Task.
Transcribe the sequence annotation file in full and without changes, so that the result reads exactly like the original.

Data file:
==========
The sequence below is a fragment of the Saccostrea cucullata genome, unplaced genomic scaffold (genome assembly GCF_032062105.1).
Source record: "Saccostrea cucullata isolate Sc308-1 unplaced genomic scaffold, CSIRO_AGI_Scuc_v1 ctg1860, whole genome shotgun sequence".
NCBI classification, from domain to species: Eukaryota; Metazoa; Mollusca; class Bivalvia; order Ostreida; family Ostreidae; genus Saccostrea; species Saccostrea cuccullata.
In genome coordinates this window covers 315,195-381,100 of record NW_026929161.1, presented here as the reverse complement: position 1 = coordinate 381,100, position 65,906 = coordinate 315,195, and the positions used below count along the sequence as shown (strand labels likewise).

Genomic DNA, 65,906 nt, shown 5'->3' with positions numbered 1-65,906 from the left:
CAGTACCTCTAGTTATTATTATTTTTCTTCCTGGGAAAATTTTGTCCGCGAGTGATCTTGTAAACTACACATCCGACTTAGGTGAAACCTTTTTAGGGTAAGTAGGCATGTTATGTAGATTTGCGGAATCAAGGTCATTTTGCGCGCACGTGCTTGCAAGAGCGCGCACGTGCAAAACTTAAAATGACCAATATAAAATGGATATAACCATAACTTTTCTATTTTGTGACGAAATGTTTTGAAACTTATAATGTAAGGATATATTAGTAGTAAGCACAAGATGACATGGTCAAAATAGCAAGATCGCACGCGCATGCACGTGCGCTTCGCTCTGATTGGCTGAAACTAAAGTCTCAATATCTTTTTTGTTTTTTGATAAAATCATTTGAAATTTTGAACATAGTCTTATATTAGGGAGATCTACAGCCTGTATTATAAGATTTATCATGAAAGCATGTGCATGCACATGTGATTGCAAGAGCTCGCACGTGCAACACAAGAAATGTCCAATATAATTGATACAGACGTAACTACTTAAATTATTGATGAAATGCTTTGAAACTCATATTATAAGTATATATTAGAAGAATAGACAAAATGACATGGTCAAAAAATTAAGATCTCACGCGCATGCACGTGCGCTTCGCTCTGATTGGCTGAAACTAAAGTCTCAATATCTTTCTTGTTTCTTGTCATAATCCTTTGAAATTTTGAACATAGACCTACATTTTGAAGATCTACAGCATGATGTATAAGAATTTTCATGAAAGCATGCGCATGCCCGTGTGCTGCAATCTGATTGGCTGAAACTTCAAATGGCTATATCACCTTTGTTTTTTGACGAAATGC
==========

The sequence below is a fragment of the Saccostrea cucullata genome, unplaced genomic scaffold (genome assembly GCF_032062105.1).
Source record: "Saccostrea cucullata isolate Sc308-1 unplaced genomic scaffold, CSIRO_AGI_Scuc_v1 ctg1860, whole genome shotgun sequence".
NCBI classification, from domain to species: Eukaryota; Metazoa; Mollusca; class Bivalvia; order Ostreida; family Ostreidae; genus Saccostrea; species Saccostrea cuccullata.
In genome coordinates this window covers 315,195-381,100 of record NW_026929161.1, presented here as the reverse complement: position 1 = coordinate 381,100, position 65,906 = coordinate 315,195, and the positions used below count along the sequence as shown (strand labels likewise).

Genomic DNA, 65,906 nt, shown 5'->3' with positions numbered 1-65,906 from the left:
CAGTACCTCTAGTTATTATTATTTTTCTTCCTGGGAAAATTTTGTCCGCGAGTGATCTTGTAAACTACACATCCGACTTAGGTGAAACCTTTTTAGGGTAAGTAGGCATGTTATGTAGATTTGCGGAATCAAGGTCATTTTGCGCGCACGTGCTTGCAAGAGCGCGCACGTGCAAAACTTAAAATGACCAATATAAAATGGATATAACCATAACTTTTCTATTTTGTGACGAAATGTTTTGAAACTTATAATGTAAGGATATATTAGTAGTAAGCACAAGATGACATGGTCAAAATAGCAAGATCGCACGCGCATGCACGTGCGCTTCGCTCTGATTGGCTGAAACTAAAGTCTCAATATCTTTTTTGTTTTTTGATAAAATCATTTGAAATTTTGAACATAGTCTTATATTAGGGAGATCTACAGCCTGTATTATAAGATTTATCATGAAAGCATGTGCATGCACATGTGATTGCAAGAGCTCGCACGTGCAACACAAGAAATGTCCAATATAATTGATACAGACGTAACTACTTAAATTATTGATGAAATGCTTTGAAACTCATATTATAAGTATATATTAGAAGAATAGACAAAATGACATGGTCAAAAAATTAAGATCTCACGCGCATGCACGTGCGCTTCGCTCTGATTGGCTGAAACTAAAGTCTCAATATCTTTCTTGTTTCTTGTCATAATCCTTTGAAATTTTGAACATAGACCTACATTTTGAAGATCTACAGCATGATGTATAAGAATTTTCATGAAAGCATGCGCATGCCCGTGTGCTGCAATCTGATTGGCTGAAACTTCAAATGGCTATATCACCTTTGTTTTTTGACGAAATGC